Once the cakes were cooked, the next challenge came in the shape of cutting up their cake neatly and then reassembling it into a pattern. The cake cutting had to be precise, because if the strips were uneven, then they would not reassemble into an even pattern. David decided to use a bread slicer. Rosie’s dad had made her a metal template to aid in even slicing. The rest of the bakers were cutting the cake freehand, which made me feel very nervous to watch as the bakers’ nerves set in, and shaking hands made the task even more difficult.

However, one of the most rewarding moments of the show each week always comes when the bakers are decorating their showstoppers. Michael’s fabulous Jamaican flag piped in icing was beautiful to watch. Rosie made fabulous sugar glass birds. I would have definitely liked to have seen more of her producing the birds, as we were only given a quick glimpse of the process, which seemed similar to blowing glass.

Once again, Steph and Henry did well in their feedback. Henry’s lemon and lime Sarawak cake had good flavors and texture, even though it slightly resembled a stack of egg and cress sandwiches. Henry’s incessant practicing — where he told us that he had used 110 eggs in one day — obviously paid off. Steph’s orange and chai spiced cake was soft, tasted good, and was topped with lovely decorations, although her uneven slicing had left gaps in the pattern of her cake. Alice also managed to claw her way out of danger with a stunning showstopper. Her chocolate, orange, and salted caramel cake was extremely neat, with a lovely pattern and had good texture and flavors.

However, David and Rosie produced disappointing cakes and found themselves in danger of being eliminated. David didn’t learn his lesson from his poorly received spiced meringue last week, so his spiced Sarawak cake wasn’t sweet enough for Prue. It was also small and rubbery, a product of him having issues with the grill and overcooking his cake. Rosie found herself in trouble because she had been overambitious. The rest of the bakers had settled on slicing their cake so that the stripes of color were in alternating patterns, but Rosie wanted to try to produce triangles. She had lost time because of burning a layer of her cake, and her complicated pattern ended up being messy, although her lemon and mixed spice cake tasted good.

Michael also received disappointing feedback. His rum and ginger Sarawak cake looked amazing with his bright black, yellow, and green layers and the icing Jamaican flag on the top. However, sandwiching his colorful layers were uncolored layers of cake, which meant that the layers blended together and weren’t distinct. He had also soaked every third layer with rum, which the judges said had made the cakes stodgy and rubbery.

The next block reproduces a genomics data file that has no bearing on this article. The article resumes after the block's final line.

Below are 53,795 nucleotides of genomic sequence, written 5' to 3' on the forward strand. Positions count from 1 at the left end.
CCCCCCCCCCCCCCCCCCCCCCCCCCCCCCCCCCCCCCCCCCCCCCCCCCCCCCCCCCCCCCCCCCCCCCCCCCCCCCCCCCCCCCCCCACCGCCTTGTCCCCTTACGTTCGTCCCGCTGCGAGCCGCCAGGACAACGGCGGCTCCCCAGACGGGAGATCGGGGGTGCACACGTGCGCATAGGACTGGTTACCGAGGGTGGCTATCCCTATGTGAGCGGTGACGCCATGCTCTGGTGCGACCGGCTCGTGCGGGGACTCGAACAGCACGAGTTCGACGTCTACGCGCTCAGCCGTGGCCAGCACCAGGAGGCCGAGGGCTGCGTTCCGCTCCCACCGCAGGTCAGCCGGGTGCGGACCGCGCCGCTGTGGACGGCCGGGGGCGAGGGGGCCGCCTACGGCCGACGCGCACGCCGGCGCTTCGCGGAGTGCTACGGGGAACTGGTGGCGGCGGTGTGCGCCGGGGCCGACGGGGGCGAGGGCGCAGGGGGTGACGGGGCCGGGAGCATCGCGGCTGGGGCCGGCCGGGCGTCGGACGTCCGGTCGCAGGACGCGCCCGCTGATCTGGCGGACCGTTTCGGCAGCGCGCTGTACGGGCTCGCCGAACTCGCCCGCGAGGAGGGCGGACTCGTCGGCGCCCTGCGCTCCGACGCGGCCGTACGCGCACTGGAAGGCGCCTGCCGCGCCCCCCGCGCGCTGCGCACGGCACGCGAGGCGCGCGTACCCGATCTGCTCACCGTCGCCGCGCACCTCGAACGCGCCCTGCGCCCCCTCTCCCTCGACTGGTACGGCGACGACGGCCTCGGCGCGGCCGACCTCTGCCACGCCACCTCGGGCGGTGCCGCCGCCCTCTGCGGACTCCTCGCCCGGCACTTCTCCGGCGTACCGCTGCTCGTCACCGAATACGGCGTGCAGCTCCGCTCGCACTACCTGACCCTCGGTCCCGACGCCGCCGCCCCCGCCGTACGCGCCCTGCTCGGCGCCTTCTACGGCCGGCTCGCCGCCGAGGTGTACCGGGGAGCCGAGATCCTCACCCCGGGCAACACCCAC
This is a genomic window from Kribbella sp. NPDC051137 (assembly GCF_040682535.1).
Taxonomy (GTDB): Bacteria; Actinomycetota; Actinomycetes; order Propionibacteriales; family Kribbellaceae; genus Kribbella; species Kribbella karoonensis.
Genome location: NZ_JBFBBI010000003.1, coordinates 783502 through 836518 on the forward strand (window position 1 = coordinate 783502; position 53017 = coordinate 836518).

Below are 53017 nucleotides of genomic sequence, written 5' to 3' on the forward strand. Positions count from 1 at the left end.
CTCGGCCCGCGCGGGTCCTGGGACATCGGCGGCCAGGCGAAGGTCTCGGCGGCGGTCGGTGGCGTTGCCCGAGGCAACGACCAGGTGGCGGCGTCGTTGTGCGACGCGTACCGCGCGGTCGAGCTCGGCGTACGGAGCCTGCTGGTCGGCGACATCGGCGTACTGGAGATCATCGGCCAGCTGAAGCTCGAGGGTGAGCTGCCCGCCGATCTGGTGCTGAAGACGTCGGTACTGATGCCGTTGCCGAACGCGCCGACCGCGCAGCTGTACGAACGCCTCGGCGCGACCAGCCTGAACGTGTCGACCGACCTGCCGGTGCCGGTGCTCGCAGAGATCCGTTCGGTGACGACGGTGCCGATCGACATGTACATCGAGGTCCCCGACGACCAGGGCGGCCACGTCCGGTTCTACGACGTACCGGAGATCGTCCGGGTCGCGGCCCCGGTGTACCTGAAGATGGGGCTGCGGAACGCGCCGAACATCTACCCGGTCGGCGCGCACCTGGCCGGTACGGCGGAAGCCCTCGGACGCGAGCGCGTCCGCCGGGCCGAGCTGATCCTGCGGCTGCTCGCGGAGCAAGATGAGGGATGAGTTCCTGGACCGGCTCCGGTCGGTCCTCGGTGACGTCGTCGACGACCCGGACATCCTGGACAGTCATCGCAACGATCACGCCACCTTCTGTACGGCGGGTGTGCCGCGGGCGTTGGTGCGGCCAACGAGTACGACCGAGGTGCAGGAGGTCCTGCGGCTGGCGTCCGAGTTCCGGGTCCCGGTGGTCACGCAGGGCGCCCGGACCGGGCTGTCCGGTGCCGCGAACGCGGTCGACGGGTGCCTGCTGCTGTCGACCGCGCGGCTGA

Henry emerged triumphant as this week’s Star Baker, beating Steph’s three week streak. His showstopper and signature bakes earned him his first Star Baker, and he happily said that he could go home happy now that he had earned that title and a handshake, all in the same week.

It was a sorrowful but unsurprising farewell for Michael. Unfortunately, Festival Week was just not his week, and the fan favorite was sent home. I will miss Michael for his humor, positivity, and colorful shirts. Despite holding back his own tears, Michael spent most of his farewell reassuring the rest of the bakers that it was his time to go. The remaining bakers also expressed how much they would miss him in the tent, leaving Alice in tears. The bakers’ friendships are truly a wonderful part of this show.

Make sure you check out next week’s episode, the classic “Pastry Week,” which will see the bakers battle it out to bake the best pie in the quarter finals. You can watch it on Friday, October 18 on Netflix . Then, make sure to check back here for our latest recap!

Lynette has been a lifelong nerd and over the last few years finally learned to let her freak flag fly. She likes to dip her toe into almost every fandom but is particularly passionate about Supernatural, Stranger Things, Marvel and Disney. When she isn’t binge watching programs, she loves to swim, sing and (true to her Ravenclaw nature) read. Lynette joined the Nerds and Beyond staff in 2019 and loves sharing her nerdy knowledge with the world.